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Sermon 10th March

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    Readings: Exodus 2: 1-10 and Colossians 3: 12-17

    Mothering Sunday presents something of a challenge to the preacher. Its roots lie in the celebration of Mother Church, a concept found in a rather difficult passage in the letter to the Galatians, which describes ‘the Jerusalem above as the mother of us all.’ Over the years the focus moved from Mother Church to our human mothers, and now, of course, the church ‘element’ is all but forgotten as society keeps Mother’s Day. With the much greater fragmentation of family life and family lifestyles, the day is difficult for many people, and especially for those whose relationships with their mothers or memories of them are painful. Nor we should we overlook mothers whose children have caused them pain; maybe heartache is part of the vocation of motherhood.

    I don’t know if you have ever watched one of those programmes called House Swap, where two families of very different incomes and backgrounds swap homes for a week or more. So, residents of a spacious country house find themselves in a housing association flat; and the usual occupants of that flat move into what must seem to be comparative luxury. Of course, those programmes are a bit contrived; but they do highlight divisions in society. Often, the two families have very little in common, except that they are small units of parents and children, the parents doing their best for their children in differing circumstances. But occasionally, however high the walls are between communities, real encounter still happens, and common humanity can become the exceptional ground for communication.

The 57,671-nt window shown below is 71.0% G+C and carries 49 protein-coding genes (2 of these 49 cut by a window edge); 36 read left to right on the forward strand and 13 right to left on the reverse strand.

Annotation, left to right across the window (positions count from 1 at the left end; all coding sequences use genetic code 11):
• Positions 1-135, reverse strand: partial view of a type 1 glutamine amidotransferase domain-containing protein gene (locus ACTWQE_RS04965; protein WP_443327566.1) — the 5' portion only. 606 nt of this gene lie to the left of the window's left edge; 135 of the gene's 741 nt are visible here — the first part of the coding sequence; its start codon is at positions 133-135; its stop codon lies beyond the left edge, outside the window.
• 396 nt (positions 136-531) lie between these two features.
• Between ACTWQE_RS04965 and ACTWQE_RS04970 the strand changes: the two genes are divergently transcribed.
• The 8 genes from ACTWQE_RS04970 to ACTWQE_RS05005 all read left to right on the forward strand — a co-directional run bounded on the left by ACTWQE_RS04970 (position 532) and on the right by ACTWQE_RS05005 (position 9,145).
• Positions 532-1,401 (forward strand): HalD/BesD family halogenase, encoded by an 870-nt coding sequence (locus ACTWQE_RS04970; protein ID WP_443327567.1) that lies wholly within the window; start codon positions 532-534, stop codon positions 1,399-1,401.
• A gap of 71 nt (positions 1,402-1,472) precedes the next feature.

From Exodus just now we heard of the raising of the child Moses. The Hebrew people are in slavery in Egypt, and Pharoah has ordered that all Hebrew baby boys be thrown into the Nile, lest the race becomes more numerous and strong, and so a threat to him. In this case, the child’s mother did not throw the boy into river, but placed him carefully amongst the reeds in a basket, perhaps with no real plan other than that she had to do something as she couldn’t hide him any longer. And Pharoah’s daughter comes across the child in the basket. Compassion overcomes division, and pity leads to care.

    Now Pharoah’s daughter led a life carefully designed never to hear the cry of the oppressed Israelites; but she heard this baby’s cry, and she responded. But it seems she doesn’t have the innate resources within herself to care for the child, and so is willing to pay for the child’s upbringing by someone else. And who gets called? You’ve guessed it – the child’s mother.

    The story is, of course, heart-warming in itself. But it has great significance when we consider the later life of Moses. The Israelites were oppressed people, but this baby boy, pushed out in a basket on the Nile, is later to lead the Israelites to liberation through the waters of the Red Sea. And today’s story also has echoes of the account of Noah: Moses’ papyrus basket being rather like the ark which saved the righteous Noah and his family. God’s people – represented by Israel at first, and now also by the Church, have always seemed vulnerable, and even today the Church’s very existence seems to be in danger in many places.